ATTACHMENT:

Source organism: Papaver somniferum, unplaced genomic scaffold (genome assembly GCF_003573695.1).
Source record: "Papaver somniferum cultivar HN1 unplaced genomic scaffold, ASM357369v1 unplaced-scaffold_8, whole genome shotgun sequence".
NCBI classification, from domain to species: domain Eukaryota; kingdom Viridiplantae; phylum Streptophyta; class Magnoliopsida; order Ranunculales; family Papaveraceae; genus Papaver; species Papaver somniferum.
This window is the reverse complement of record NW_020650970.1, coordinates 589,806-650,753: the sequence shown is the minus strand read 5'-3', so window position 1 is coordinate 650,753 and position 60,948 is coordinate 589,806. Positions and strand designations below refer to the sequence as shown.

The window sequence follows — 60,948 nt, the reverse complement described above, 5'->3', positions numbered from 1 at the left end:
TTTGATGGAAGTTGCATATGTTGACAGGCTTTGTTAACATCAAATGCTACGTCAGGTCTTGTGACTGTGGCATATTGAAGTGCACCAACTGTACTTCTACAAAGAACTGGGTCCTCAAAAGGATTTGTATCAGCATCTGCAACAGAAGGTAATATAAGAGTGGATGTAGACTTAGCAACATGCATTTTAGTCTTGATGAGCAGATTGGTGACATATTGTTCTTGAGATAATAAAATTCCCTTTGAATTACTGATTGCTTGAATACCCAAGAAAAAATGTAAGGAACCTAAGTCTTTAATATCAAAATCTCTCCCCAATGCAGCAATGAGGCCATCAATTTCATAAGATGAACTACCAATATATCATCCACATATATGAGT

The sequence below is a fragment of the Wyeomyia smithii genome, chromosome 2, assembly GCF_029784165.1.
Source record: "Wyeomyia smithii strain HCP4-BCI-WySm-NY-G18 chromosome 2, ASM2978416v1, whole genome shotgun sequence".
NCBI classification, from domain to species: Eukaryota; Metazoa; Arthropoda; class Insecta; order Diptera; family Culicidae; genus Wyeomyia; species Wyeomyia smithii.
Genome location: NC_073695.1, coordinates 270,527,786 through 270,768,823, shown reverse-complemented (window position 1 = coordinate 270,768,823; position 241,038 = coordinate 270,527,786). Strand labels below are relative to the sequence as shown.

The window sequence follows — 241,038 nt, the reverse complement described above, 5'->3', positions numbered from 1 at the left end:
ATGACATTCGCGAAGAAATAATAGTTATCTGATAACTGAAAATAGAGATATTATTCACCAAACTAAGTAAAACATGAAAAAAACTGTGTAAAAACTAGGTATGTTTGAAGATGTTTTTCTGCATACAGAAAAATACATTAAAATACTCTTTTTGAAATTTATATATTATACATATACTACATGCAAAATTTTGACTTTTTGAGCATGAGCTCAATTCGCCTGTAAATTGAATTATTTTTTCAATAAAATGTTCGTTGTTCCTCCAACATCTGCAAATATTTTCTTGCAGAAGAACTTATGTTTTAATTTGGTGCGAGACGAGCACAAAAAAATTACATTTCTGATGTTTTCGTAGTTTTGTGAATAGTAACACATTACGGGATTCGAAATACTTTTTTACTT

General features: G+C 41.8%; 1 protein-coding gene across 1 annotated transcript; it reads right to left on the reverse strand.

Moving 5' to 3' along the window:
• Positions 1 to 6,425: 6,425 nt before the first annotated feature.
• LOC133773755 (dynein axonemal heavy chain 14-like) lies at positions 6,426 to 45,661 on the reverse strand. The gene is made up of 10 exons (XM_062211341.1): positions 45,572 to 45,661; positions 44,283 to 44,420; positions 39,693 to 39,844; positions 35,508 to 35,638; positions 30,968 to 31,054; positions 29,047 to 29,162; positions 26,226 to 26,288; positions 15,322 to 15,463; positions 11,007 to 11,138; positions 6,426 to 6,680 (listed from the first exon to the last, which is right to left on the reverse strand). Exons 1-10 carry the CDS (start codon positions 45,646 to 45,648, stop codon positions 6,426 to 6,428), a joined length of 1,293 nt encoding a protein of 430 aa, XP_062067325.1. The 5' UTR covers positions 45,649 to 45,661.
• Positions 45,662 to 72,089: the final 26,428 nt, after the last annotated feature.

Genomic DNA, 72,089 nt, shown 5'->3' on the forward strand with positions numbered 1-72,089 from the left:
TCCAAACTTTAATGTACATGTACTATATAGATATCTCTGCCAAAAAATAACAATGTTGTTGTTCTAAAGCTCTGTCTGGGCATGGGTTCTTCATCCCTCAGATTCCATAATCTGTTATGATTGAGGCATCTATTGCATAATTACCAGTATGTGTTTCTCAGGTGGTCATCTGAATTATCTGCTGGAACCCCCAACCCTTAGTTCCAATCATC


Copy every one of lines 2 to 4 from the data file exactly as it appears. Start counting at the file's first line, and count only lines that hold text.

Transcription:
Source record: "Papaver somniferum cultivar HN1 unplaced genomic scaffold, ASM357369v1 unplaced-scaffold_8, whole genome shotgun sequence".
NCBI classification, from domain to species: domain Eukaryota; kingdom Viridiplantae; phylum Streptophyta; class Magnoliopsida; order Ranunculales; family Papaveraceae; genus Papaver; species Papaver somniferum.
This window is the reverse complement of record NW_020650970.1, coordinates 589,806-650,753: the sequence shown is the minus strand read 5'-3', so window position 1 is coordinate 650,753 and position 60,948 is coordinate 589,806. Positions and strand designations below refer to the sequence as shown.